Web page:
Revolutions often encounter problems when the force that united people against an enemy fails to provide a common vision for the future. In Egypt's case the internal divides, like any society's, are complex - with fault lines between class and in rural and urban areas. The most reported division, although not the deepest, is along sectarian lines between Sunni Muslims and Coptic Christians.
It's a divide that the former regime is accused of exploiting. The former interior minister, Habib el Adly, is being investigated in connection with the New Year's Eve bombing of a church in Alexandria, which was allegedly carried out to rally support for the regime.
Members of the former regime are facing a barrage of charges, but this one rings true for most Egyptians, particularly after the 18-day uprising earlier this year. Those 18 days were some of the most lawless in Egypt's recent history, but not a church was touched nor were widespread attacks against Christians reported.
Where was this widely felt sentiment of sectarianism? (Incidentally, the synagogue next to Tahrir Square was also left untouched.) On the contrary, Tahrir demonstrations saw Muslims and Christians united in protest and prayer.
Many have been shocked by the violence this month when two churches were burnt in the Imbaba district of Cairo and at least 12 Muslims and Christians were killed. Blame immediately fell on elements of the Salafi movement, and 23 have since been charged with terrorism and murder.
The Salafis are known for being, for the most part, an ultra-conservative, inward-looking group. In recent months, many Egyptians have come to fear that Salafis want to put their imprint on society at large - which explains public opinion's quick judgement against them in the Imbaba case.
But the story leaves unanswered questions. Some eyewitnesses said that the provocateurs at Imbaba were not all Salafis, who are easily identifiable by the way they dress. There have been other reports that members of the former secret security forces were there.
And so the conspiracy theories begin. Was this a genuine outbreak of Christian-Muslim sectarian violence? Or were there counter-revolutionary forces at work? Other foreign forces?
Many do not want to believe that there is a genuine sectarian problem. But there is, and it does not come only from Muslims. Sometimes it is simply rhetoric - last October, Bishop Abna Bishoy, the secretary of the Coptic Church's Holy Synod, said Muslims were only "guests" in Egypt. More recently, in the aftermath of church bombings, some Copts held a rally outside the US Embassy calling for international intervention.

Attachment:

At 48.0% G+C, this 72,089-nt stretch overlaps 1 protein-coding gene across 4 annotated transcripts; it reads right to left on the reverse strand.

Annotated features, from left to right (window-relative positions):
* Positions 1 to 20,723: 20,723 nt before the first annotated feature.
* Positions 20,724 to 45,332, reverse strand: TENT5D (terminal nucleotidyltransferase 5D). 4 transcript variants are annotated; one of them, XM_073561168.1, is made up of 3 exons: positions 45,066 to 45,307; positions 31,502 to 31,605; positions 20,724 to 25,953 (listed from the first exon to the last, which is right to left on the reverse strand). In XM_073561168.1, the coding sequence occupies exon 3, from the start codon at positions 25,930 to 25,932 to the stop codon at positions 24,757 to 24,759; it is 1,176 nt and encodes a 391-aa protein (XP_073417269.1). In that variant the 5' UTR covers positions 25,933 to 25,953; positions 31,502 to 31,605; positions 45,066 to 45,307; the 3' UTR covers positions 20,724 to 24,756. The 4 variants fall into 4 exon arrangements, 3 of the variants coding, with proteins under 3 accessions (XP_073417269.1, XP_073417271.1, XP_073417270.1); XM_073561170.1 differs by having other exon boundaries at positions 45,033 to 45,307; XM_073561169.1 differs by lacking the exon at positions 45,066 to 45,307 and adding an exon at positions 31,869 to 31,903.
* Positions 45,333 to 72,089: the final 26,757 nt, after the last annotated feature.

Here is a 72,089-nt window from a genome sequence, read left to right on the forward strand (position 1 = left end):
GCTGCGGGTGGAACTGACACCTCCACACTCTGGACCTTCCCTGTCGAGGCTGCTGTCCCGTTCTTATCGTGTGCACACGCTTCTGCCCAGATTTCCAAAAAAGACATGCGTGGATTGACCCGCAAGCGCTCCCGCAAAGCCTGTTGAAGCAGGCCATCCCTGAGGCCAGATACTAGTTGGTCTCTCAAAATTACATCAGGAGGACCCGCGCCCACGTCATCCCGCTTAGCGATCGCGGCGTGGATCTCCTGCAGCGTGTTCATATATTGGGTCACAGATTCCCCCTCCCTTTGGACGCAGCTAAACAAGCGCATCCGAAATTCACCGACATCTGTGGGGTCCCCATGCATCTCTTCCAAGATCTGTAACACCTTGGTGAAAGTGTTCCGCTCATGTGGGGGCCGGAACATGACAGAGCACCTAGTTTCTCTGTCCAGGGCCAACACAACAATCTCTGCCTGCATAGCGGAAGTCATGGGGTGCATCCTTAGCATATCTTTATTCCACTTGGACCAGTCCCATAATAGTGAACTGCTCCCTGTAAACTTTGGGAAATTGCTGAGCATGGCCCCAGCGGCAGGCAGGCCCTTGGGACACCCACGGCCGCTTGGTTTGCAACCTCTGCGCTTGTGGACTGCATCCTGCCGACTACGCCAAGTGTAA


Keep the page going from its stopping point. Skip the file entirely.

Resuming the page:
Of course, the overwhelming majority of Copts oppose these sentiments, just as a similar proportion of Muslims oppose the arson at Imbaba.
This week marked an anniversary in the widest Arab cause - the Nakba and the establishment of the state of Israel. As every year in probably every Muslim and Arab country around the world, there were protests in Egypt to express support for the return of Palestinians to their homeland, the liberation of Jerusalem and the establishment of a Palestinian state.
This year was different in Cairo, however, because the protest was held in a free Tahrir Square. And the sectarian strife of recent months was not forgotten for a moment.
A Coptic mass in the square was followed by the Friday congregational prayer and sermon for Muslims. The imam spoke about the importance of Egyptian unity, quoting from both the Bible and the Quran, deploring that while Muslims and Christians had come together for Egypt's revolution and the Palestinian cause, they could be divided by sectarian issues.
There were two simultaneous rallies going on, one that insisted that Egyptian unity was paramount, and one that supported the Palestinians. The two causes were practically seamless.
At the television station not far from Tahrir Square, another rally inspired by the Imbaba arsons included Christians and Muslims standing together - although there were different opinions on who was responsible and acted first in the violence, with blame falling on both Salafis and former regime loyalists.
Simply that these joint statements are needed shows that, despite the efforts of some Egyptians to deny the sectarian divide, it does indeed exist. It is not the main fault line, when considered next to economic, class and the urban-rural divisions, but it does create problems. It is an easy target for manipulation, as reflected by charges against members of the former regime.
Yet it is also clear that Egyptian unity is far stronger. The sense of patriotism is more mainstream than the sense of sectarianism. In Tahrir Square, we were reminded time and time again of the best of what it meant to be an Egyptian. Now Egyptians must find the best within themselves, and together, they must confront the worst.
Dr HA Hellyer is a fellow of the University of Warwick and of the Institute for Social Policy and Understanding